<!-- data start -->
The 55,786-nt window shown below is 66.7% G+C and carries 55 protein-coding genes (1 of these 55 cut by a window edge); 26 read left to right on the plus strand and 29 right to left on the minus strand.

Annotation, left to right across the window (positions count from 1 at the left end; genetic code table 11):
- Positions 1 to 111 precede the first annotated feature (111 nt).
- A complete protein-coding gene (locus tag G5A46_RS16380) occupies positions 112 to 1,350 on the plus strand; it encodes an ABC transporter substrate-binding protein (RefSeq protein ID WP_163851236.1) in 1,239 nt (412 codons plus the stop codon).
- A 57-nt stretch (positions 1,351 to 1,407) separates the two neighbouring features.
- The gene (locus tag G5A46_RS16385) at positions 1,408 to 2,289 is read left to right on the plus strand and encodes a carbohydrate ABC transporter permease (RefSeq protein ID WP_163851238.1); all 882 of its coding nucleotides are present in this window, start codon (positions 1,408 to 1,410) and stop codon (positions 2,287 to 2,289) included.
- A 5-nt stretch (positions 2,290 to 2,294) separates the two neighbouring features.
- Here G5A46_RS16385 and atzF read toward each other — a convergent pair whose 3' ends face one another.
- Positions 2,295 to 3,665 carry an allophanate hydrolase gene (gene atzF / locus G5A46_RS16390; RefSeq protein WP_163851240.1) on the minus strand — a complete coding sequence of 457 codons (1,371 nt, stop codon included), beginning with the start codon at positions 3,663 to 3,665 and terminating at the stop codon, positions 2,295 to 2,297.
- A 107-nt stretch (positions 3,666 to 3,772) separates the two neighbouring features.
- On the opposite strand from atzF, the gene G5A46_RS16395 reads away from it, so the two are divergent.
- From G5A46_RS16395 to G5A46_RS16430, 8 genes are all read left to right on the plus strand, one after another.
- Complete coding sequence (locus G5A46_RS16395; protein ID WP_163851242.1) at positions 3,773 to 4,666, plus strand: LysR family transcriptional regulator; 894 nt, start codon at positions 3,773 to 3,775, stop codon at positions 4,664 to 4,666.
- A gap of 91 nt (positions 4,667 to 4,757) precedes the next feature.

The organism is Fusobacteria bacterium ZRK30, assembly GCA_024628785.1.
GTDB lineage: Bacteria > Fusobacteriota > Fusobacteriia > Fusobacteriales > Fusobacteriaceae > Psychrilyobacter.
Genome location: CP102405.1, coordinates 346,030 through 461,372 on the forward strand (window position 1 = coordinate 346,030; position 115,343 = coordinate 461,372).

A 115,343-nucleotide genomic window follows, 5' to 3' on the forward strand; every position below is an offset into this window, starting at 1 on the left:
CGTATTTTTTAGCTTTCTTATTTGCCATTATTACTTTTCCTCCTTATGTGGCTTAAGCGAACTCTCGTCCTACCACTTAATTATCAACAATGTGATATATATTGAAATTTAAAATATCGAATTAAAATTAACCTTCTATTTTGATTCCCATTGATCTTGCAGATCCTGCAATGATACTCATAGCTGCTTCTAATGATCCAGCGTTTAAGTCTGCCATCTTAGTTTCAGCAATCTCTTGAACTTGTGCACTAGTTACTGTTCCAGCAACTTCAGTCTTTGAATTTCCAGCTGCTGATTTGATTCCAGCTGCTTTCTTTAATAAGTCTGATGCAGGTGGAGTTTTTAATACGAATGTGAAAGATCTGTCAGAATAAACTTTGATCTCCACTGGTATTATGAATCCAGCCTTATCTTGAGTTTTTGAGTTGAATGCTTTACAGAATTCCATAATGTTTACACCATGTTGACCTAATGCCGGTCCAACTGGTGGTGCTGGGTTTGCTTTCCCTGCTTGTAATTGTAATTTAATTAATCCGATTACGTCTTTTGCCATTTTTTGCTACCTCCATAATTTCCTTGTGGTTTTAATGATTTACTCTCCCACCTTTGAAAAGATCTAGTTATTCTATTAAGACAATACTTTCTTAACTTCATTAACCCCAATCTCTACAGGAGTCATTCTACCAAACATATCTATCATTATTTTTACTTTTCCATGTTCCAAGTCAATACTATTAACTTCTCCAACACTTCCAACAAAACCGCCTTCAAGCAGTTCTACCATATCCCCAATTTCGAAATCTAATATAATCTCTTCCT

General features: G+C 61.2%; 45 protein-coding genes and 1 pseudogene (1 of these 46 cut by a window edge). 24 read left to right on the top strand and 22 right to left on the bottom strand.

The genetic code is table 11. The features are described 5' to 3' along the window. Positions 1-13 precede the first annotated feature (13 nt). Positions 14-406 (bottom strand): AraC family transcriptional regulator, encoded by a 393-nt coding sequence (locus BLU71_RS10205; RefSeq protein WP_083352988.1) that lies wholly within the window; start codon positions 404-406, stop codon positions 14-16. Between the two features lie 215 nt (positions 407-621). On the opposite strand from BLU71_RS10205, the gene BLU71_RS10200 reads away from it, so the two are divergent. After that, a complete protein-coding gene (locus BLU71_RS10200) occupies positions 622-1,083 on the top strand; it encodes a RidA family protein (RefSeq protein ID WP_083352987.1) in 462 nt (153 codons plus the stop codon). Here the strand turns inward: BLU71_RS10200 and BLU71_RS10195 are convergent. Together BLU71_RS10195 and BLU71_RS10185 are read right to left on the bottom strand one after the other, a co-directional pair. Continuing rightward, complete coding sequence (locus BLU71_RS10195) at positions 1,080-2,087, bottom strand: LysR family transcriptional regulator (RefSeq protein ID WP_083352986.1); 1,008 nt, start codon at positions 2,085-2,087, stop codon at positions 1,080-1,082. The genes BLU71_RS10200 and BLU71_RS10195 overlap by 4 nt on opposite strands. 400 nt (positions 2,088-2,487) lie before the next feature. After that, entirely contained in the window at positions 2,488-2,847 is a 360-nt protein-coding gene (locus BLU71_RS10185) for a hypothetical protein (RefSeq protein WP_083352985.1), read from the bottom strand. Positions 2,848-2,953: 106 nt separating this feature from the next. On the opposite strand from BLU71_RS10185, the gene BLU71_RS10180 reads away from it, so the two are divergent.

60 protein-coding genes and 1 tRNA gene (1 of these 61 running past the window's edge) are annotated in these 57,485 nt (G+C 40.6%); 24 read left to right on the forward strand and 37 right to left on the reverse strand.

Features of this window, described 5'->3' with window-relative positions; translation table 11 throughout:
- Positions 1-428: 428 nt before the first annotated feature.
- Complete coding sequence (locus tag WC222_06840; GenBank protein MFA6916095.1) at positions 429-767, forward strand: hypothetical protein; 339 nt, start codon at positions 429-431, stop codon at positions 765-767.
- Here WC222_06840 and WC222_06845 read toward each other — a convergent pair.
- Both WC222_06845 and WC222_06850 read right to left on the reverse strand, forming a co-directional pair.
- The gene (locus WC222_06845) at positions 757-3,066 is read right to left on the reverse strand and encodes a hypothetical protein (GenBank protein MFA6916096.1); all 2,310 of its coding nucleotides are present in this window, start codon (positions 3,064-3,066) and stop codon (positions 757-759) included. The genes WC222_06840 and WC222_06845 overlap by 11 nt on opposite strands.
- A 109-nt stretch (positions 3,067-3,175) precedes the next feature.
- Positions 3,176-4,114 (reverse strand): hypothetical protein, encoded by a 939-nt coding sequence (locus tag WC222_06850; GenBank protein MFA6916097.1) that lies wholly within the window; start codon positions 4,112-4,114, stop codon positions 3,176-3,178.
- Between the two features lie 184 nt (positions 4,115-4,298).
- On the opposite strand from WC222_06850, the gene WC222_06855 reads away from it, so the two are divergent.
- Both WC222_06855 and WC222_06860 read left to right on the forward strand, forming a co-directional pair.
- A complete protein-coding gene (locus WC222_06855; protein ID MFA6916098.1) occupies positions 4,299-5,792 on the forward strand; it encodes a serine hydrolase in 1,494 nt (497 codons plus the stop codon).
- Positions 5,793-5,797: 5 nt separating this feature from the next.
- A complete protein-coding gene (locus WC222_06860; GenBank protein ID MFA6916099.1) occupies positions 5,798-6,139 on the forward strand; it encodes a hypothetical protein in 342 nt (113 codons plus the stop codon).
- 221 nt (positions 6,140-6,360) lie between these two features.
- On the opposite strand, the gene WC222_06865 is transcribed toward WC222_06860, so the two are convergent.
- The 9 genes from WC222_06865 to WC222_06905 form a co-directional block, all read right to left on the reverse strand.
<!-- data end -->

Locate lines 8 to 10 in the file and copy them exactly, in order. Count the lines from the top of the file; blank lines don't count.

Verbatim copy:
- Here G5A46_RS16385 and atzF read toward each other — a convergent pair whose 3' ends face one another.
- Positions 2,295 to 3,665 carry an allophanate hydrolase gene (gene atzF / locus G5A46_RS16390; RefSeq protein WP_163851240.1) on the minus strand — a complete coding sequence of 457 codons (1,371 nt, stop codon included), beginning with the start codon at positions 3,663 to 3,665 and terminating at the stop codon, positions 2,295 to 2,297.
- A 107-nt stretch (positions 3,666 to 3,772) separates the two neighbouring features.